January 30, 2022
Weekly Prayer Recording
God’s Favor – A Precarious Thing
The Reverend Mark Sutherland
Recording of the sermon
Recording of the Prayers of the People
Last week, in Luke 4: 1-21, rising to his feet in the synagogue at Nazareth Jesus reads from the scroll of the prophet Isaiah. This, he proclaims is his messianic manifesto – fulfilled in the here and now. He’s greeted with rapturous applause as his hearers – hearing in his words – a message of nationalist liberation. Today, Luke continues in versus 21-30 to show how quickly moods can change as Jesus seemingly goes out of his way to confront the congregation’s jubilation with two well-aimed inconvenient truths.
To get behind this gospel passage we first need to know a little Jewish history. Jesus lived at the tail end of a period that began around 140 BCE. This was a period that marked an astonishing, if final flourishing of an independent Jewish state, that is, until the the founding, of the modern state of Israel.
In 140 BCE, the Maccabean revolts having liberated Jerusalem and Judea from Hellenic-Syrian control established the Hasmonaean dynasty – initiating a period of Jewish reunification of the territories of the former United Kingdom of Israel and Judah prior to the fall of the Northern kingdom of Israel in 721 BCE. Yet, despite the successful reunification of former Hebrew territories stretching from the coast to beyond the Jordan, Jewish independence remained a precarious thing. Sandwiched between Hellenic mini-empires –the Seleucids in Syria and the Ptolemys in Egypt, the Hasmonean kingdom maintained itself as a political entity through alliances of convenience with the Roman Republic to the West and the Parthian Empire to the East.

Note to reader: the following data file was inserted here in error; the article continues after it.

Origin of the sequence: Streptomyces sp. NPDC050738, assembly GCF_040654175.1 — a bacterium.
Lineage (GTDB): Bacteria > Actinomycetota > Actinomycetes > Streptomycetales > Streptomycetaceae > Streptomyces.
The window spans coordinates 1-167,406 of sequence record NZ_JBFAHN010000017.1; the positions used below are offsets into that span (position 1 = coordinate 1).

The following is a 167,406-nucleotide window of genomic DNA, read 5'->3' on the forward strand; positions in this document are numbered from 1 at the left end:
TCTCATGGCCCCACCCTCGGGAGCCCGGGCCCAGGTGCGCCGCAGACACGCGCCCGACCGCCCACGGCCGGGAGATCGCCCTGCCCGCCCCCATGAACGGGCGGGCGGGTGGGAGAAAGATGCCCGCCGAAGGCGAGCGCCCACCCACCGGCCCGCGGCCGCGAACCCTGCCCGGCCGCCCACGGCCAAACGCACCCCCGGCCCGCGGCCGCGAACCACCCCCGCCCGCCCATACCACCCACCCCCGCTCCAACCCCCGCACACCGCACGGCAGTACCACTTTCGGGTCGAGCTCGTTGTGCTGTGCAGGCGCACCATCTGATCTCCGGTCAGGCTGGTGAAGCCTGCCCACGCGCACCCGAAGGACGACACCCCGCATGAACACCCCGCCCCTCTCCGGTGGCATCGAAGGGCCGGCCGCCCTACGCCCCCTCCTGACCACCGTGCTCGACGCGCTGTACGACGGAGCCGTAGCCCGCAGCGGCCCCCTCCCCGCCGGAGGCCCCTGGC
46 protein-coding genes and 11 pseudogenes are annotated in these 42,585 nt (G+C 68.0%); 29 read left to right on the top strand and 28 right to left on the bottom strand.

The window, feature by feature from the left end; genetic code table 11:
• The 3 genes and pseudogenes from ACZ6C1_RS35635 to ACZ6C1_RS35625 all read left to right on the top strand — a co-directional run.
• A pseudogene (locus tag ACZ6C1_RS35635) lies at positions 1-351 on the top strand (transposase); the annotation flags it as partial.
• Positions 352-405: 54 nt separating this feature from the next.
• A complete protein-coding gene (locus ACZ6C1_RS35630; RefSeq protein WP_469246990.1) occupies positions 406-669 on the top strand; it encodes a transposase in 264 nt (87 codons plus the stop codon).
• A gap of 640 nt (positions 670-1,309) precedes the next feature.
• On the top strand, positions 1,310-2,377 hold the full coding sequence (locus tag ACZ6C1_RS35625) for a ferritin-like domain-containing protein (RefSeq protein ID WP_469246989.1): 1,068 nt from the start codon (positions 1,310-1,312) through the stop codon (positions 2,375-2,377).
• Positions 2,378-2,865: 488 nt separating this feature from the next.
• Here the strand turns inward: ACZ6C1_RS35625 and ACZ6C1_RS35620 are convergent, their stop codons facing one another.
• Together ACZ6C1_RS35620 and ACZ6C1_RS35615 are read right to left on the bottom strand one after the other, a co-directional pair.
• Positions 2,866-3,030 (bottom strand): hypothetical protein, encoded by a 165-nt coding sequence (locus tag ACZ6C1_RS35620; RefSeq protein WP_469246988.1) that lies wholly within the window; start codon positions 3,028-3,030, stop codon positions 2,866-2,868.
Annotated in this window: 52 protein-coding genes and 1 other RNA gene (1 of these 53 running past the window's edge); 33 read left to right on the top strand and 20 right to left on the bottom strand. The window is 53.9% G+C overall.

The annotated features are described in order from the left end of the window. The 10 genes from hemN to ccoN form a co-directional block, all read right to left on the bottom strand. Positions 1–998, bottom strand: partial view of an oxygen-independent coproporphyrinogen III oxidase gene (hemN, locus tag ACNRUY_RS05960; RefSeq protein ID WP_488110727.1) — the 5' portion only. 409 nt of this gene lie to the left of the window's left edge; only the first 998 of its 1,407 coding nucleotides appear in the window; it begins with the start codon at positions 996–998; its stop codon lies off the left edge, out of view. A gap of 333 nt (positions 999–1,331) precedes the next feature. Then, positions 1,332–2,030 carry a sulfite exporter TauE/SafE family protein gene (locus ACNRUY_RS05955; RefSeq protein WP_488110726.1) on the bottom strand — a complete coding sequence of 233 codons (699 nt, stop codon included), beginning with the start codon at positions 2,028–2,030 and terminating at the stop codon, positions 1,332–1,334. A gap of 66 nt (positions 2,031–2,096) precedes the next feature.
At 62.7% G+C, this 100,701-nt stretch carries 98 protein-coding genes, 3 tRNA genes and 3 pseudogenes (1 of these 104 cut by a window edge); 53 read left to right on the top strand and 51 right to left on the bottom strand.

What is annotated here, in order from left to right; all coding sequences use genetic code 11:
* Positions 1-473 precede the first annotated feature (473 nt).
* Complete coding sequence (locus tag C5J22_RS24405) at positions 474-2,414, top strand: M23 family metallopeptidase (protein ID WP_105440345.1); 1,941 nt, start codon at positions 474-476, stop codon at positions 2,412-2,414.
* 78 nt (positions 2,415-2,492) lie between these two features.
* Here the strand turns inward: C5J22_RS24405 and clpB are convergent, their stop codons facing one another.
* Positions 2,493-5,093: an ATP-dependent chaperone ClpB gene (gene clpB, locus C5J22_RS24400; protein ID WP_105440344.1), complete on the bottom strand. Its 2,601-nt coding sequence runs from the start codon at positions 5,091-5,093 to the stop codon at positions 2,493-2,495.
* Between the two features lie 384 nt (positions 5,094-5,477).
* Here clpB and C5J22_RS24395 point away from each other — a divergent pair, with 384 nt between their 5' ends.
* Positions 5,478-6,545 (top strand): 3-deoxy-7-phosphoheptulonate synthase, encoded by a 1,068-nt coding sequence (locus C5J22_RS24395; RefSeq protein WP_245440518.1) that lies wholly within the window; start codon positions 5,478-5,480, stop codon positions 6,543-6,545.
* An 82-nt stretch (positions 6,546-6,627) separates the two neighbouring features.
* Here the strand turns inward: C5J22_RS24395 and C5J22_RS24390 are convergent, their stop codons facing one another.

But in 37 BC the last Hasmonaean king was supplanted by Herod the Great – the Herod of Biblical fame. Herod was not a Jew but an Ituraen – or using the earlier name, and Edomite. His accession marked not only the end of the Hasmonaean dynasty but Israel’s fragile independence. For Herod, despite some appearance of autonomy – was really a proxy for indirect Roman power. On his death the Romans interfered directly, dividing his kingdom into three Jewish protectorates under each of Herod’s three sons – Archelaus, Antipas, and Fillippus as titular rulers of the now Roman provinces of Judea, Galilee, and Iturea-Trachonitus, respectively. In response to the psychopathic Archelaus’ routine massacres of his own people, the Romans deposed him and took over direct rule in Judea placing it under a Roman procurator.
Jesus’ home province of Galilee remained under the titular control of Herod Antipas – again of biblical fame. Despite the success of the Hasmonean period, the Jews of the Galilee had suffered periodic brutal incursions at the hands of the Phoenicians of Tyre and Sidon – the non-Jewish regions along the coastal strip of what is now Lebanon. By Jesus’ time a legacy of considerable racial animosity had built up among the Galileans towards the Phoenicians.